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  1. #1
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    Want a conditional insert function? Is it possible?

    I'm writing a back-end script that queries a large number of records and works through them over a period of an hour or so.

    Each record is processed and may generate a financial transaction that needs to be added to the customer's account. The customer's account balance is returned in the original result set, but they may have several transactions in the processing queue and the sum of those transactions may allow their account balance to go negative if I rely on the account balance in the result set.

    What I want to do is create a statement that only inserts the new transaction if the current account balance is greater than the transaction amount. I want to know if the insert happened or not so I can take appropriate action.

    Code:
    IF(account_balance>$txn_amount)
    THEN(INSERT INTO transactions (txn_amount, timestamp, account_balance, user_id) VALUES($txn_amount, NOW(), $new_account_balance, $user_id))
    If such a function exists, how would I determine whether the insert happened or not?

    I'm trying to avoid doing a database query to check the balance for each transaction, as it would likely bog the server down.

  2. #2
    Smart programmer silver trophy M.Zeb Khan's Avatar
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    Hi,

    Why not use the scripting language to check the balance before inserting? let's say if you are using PHP as a scriptling language, you just do like this;

    PHP Code:
    if(mysql_num_rows(mysql_query("SELECT txn_id FROM transactions WHERE account_balance < 1 ")) < 1) { 
         
    mysql_query("INSERT INTO transactions (txn_amount, timestamp, account_balance, user_id) VALUES($txn_amount, NOW(), $new_account_balance$user_id) ");


  3. #3
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    I'm running thousands of transactions and was thinking it would be less server intensive to do it in one database call. Maybe it's not a big deal. I'll give it a try.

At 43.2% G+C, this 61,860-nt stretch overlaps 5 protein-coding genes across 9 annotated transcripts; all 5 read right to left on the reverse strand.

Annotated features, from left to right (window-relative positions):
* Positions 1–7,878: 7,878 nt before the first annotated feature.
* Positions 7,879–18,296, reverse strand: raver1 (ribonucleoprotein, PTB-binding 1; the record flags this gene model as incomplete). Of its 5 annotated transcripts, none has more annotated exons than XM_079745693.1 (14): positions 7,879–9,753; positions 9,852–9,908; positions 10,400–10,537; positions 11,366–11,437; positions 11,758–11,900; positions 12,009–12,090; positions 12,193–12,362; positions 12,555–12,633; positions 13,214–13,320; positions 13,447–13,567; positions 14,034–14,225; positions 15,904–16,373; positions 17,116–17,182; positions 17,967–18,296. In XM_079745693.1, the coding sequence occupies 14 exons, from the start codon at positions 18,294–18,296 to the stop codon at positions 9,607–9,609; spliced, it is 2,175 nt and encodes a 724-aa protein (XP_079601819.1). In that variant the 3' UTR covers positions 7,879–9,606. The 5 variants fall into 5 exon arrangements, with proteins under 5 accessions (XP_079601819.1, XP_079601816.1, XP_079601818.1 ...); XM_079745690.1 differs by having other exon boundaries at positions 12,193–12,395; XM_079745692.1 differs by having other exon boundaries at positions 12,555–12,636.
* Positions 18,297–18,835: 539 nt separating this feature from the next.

4. #4
    reads the ********* Crier silver trophybronze trophy longneck's Avatar
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    using mysql_num_rows() to find out if a row exists is a really bad idea. don't do it. use count(*) instead, or use a static value and a test for NULL.

    a better approach in your situation is a temporary staging table. create a temp table, load the data in to the temp table, then run a query with a JOIN to figure out which rows you want to insert and which you don't. you can also use a DELETE statement with a JOIN to remove the rows you don't want to insert, and follow up with an UPDATE or an INSERT ... SELECT statement to get the rows in to the target table.
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  5. #5
    SitePoint Zealot
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    Thanks. Just curious... Why is mysql_num_rows() a no-no? I've been using it years and didn't realize it was a problem. So you'd do:

    Code:
    $result=mysql_query("SELECT COUNT(*) as num_results FROM mytable WHERE user_id=6");
    $row=mysql_fetch_array($result);
    if($row['num_results']){
    }
    versus:

    Code:
    $result=mysql_query("SELECT field as num_results FROM mytable WHERE user_id=6");
    if($mysql_num_rows($result)){
    }

  6. #6
    SQL Consultant gold trophysilver trophybronze trophy
    r937's Avatar
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    the difference is like this --

    suppose you and i are sitting in our office in new york, and i ask you to find out how many people are in los angeles

    do you...

    a. go to los angeles, get everybody on a plane, bring them all to new york, and count them as the get off the plane

    or

    b. go to los angeles, count all the people, and come back with the answer?

    that's the difference

    the planes required are the number of blocks of data transferred between the database (LA) and the front-end app (NY)

    granted, the parallel isn't quite so stark as counting ~everybody~ in LA, because you are getting transactions only for a particular user

    that would be more like counting only the people who live on hollywood boulevard

    you still wouldn't send them all over and count them as they got off the plane
    rudy.ca | @rudydotca
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  7. #7
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    Gotcha. Makes a lot of sense.


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